Camille Pissarro wrote: ‘Blessed are those who see beautiful things in humble places where other people see nothing.’

Loving God help us to live  one  day at a time and in so doing may we discover some of the infinite variety and riches of your Creation and in so doing be blessed not only with a sense of joy and wonder but also with serenity. 

From Martha Golden, Lay Reader - 14 May 
He does great and unsearchable things,
Wonders without number.
Job 5: v

Do you believe in miracles? The Bible is full of miraculous stories of healing and restoration, along with God’s grace and love shining through “ordinary” people like you and me.  The Good News is that miracles continue to happen, and we see them all around the globe today.

We see the miracle of 99 year old Captain Tom Moore raising over £ 12m for the NHS by walking around his garden.  We see the miracle of children writing letters and cards and drawing pictures to send to isolated elderly people.  We see the miracle of front line workers putting themselves in danger every day to help any and all in need.  And yes - occasionally we see miraculous recoveries from the most desperate cases of coronavirus.  What we are seeing is “ordinary” people doing extraordinary things for love.

Mother Teresa has said, “Not all of us can do great things. But we can do small things with great love.”

May the God of hope fill us with all joy and peace in believing through the power of the Holy Spirit. Amen.
Romans 15: v13

From David Grundy, Associate Minister Monday 11 May
“We walk by faith, not by sight” 2 Corinthians 5 v7

Somebody once said that leading a Christian life is like driving with fog lights: you get a pretty clear picture of the 10 metres or so directly in front of you, but beyond that, you can’t see a thing. It’s not a perfect picture – after all, fog is essentially unpleasant, especially to drive through – but in terms of seeing just the few metres in front, it's an accurate image of what it means to follow Christ.
Everyone is now asking what the way out of the lockdown will look like, and when they will be able to return to certain places and activities. We understandably want an idea of what the next few weeks might ‘look like’. This of course is right in terms of planning for business, hospital treatment, weddings, holidays etc.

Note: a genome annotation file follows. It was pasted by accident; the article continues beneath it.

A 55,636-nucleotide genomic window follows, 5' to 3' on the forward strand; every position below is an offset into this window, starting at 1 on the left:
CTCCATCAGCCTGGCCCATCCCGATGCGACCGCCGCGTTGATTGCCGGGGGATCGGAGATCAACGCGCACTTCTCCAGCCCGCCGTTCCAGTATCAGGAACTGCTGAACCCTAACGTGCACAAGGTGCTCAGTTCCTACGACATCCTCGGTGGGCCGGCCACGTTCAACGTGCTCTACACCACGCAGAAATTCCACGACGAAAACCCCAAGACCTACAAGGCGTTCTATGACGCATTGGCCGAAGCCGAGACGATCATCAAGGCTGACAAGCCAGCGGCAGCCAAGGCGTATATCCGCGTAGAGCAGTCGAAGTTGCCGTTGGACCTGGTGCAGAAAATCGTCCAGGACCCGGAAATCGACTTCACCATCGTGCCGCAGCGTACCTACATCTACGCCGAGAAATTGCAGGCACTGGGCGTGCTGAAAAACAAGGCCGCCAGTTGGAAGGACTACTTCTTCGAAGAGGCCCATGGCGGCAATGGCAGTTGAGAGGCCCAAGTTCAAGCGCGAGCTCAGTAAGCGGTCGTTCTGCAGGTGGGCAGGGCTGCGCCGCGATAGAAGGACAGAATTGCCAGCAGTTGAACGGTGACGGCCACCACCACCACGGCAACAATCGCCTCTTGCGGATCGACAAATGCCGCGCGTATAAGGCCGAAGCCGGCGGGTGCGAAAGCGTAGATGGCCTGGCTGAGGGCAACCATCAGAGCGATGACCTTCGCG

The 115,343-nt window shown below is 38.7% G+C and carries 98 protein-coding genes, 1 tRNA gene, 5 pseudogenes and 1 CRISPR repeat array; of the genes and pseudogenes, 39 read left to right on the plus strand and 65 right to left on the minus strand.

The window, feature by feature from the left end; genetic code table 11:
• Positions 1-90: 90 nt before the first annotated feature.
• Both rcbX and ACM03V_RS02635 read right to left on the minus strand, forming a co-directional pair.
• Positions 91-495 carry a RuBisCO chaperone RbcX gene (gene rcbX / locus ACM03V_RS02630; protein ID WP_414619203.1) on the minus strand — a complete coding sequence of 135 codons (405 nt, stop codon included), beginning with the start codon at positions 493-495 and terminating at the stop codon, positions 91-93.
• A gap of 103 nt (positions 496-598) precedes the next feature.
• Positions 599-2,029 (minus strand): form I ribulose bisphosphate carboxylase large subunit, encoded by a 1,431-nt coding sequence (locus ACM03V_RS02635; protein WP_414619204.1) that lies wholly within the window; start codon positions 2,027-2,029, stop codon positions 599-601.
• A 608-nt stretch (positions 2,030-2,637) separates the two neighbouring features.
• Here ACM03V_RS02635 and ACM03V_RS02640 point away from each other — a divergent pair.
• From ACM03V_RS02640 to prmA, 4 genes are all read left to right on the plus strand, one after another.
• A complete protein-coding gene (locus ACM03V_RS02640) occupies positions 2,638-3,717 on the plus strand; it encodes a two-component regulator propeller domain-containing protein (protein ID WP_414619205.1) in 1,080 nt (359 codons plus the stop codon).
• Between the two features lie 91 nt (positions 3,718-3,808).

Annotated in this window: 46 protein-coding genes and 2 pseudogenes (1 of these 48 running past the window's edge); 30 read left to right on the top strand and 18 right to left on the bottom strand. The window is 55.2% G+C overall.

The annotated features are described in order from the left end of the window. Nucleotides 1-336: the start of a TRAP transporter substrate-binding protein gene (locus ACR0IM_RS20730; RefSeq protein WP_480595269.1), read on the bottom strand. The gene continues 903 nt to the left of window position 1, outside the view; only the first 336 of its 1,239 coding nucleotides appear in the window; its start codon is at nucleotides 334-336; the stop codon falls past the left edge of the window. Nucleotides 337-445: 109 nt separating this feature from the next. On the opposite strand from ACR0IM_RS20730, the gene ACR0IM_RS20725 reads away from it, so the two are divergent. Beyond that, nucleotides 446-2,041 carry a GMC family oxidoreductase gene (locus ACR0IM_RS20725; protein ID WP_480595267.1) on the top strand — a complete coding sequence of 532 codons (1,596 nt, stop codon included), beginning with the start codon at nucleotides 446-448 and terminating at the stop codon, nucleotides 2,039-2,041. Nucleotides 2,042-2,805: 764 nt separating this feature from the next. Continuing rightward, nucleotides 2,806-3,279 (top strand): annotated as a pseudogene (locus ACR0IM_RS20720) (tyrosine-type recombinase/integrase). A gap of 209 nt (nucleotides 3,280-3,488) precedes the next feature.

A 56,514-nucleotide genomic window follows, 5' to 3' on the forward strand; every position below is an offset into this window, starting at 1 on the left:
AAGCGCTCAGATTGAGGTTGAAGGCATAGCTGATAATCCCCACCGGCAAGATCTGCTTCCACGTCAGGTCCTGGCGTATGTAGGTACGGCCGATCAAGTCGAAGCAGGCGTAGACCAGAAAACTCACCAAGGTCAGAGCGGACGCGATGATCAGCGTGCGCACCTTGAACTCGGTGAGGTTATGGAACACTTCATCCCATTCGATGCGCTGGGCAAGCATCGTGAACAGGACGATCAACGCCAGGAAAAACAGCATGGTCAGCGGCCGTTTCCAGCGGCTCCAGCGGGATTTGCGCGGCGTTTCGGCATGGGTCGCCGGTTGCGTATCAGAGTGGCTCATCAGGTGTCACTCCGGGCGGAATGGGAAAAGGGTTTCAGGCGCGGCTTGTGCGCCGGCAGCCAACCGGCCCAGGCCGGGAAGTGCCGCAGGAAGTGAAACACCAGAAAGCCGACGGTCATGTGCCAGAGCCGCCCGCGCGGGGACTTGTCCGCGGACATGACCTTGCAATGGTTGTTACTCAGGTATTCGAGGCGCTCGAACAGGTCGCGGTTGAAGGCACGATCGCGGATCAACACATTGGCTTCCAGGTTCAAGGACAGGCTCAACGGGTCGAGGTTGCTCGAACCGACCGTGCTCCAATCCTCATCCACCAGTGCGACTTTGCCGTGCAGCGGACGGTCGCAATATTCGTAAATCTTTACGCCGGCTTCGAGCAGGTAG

However, let’s remember that following Jesus is often a case of NOT knowing where He might take us, but trusting that He himself has an overview that far exceeds our own wisdom. For those things that you can’t see or predict over these coming weeks, He calls us to trust. Because He CAN see the road ahead already.

We’ve just celebrated VE day, so maybe it’s appropriate to remember King George 6th’s words to the nation at Christmas in 1939, quoting the poem by Minnie Haskins:
I said to the man who stood at the Gate of the Year, "Give me a light that I may tread safely into the unknown." And he replied, "Go out into the darkness, and put your hand into the hand of God. That shall be to you better than light, and safer than a known way."

From Mad Berry, Thursday 7 May
Careless in the care of God. 
Look at the birds of the air; they do not sow or reap or store away in barns, and yet your heavenly Father feeds them. Are you not much more valuable than they? 
Matthew  6 v26 (NIV).

These verses come in the middle of the sermon on the mount which stretch across three chapters in Matthews’ gospel. Jesus is giving very practical instructions about living a life of faith, some of which seem to present enormous challenges to us. Yet all these challenges are undergirded by a knowledge that we have  a loving heavenly Father who wants the best for His children.

Being told not to worry is a tall order especially  when we see the effects of covoid 19… and now perhaps the worry has morphed into “how do we go back to a “safe” lifestyle post-lock down?

The Message translation is very helpful here;